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Old 04-14-2019, 06:30 PM   #1
Elphaba
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Default Best 'actual' snapshot & long-range shot techniques?

There is a great thread on here: http://www.subsim.com/radioroom/showthread.php?t=229792

which details authentic methods the U-Boot commanders used.

However, in both cases, it relied on getting well ahead of the convoy and lying in wait; the gold standard ideal.

However, what - if any - where the techniques used for shooting at long range or snapshots where you're basically unable due to circumstances to get any real data or recognition, but need to quickly fire and hit?
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Old 04-14-2019, 06:41 PM   #2
derstosstrupp
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Quote:
Originally Posted by Elphaba View Post
There is a great thread on here: http://www.subsim.com/radioroom/showthread.php?t=229792

which details authentic methods the U-Boot commanders used.

However, in both cases, it relied on getting well ahead of the convoy and lying in wait; the gold standard ideal.

However, what - if any - where the techniques used for shooting at long range or snapshots where you're basically unable due to circumstances to get any real data or recognition, but need to quickly fire and hit?

Enter the Ausdampfverfahren! I outline that method at the end of the document but basically, you achieve a constant bearing to target (I.e. collision course) over a few minutes, note that bearing and own speed and his eyeballed AOB, and derive his speed:

Own speed x sin(bearing) / sin(AOB)

The bearing change method over a minute is another option, but you need a range at first bearing as well as the other info as above, in which case simply guesstimate the mast height (30-35 is a good avg I think). These methods are a check on the data gleaned from overhauling in my tutorial, but they can be used on a standalone basis in a pinch by all means.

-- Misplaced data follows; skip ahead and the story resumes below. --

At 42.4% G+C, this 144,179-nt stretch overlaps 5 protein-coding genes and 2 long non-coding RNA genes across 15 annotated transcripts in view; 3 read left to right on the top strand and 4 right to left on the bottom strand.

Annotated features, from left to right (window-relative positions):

Last edited by derstosstrupp; 04-14-2019 at 06:53 PM.
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Old 04-14-2019, 07:13 PM   #3
Elphaba
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Originally Posted by derstosstrupp View Post
Enter the Ausdampfverfahren! I outline that method at the end of the document but basically, you achieve a constant bearing to target (I.e. collision course) over a few minutes, note that bearing and own speed and his eyeballed AOB, and derive his speed:

Own speed x sin(bearing) / sin(AOB)

The bearing change method over a minute is another option, but you need a range at first bearing as well as the other info as above, in which case simply guesstimate the mast height (30-35 is a good avg I think). These methods are a check on the data gleaned from overhauling in my tutorial, but they can be used on a standalone basis in a pinch by all means.
I think you misunderstood; I was already referring to those two in my question; I was asking about ADDITIONAL historically accurate techniques for when those two aren't applicable i.e. you can't get in front, or you're chasing from behind, or you just need to snap off two fish with no calculations - just some 'trick' or 'eye-balling'...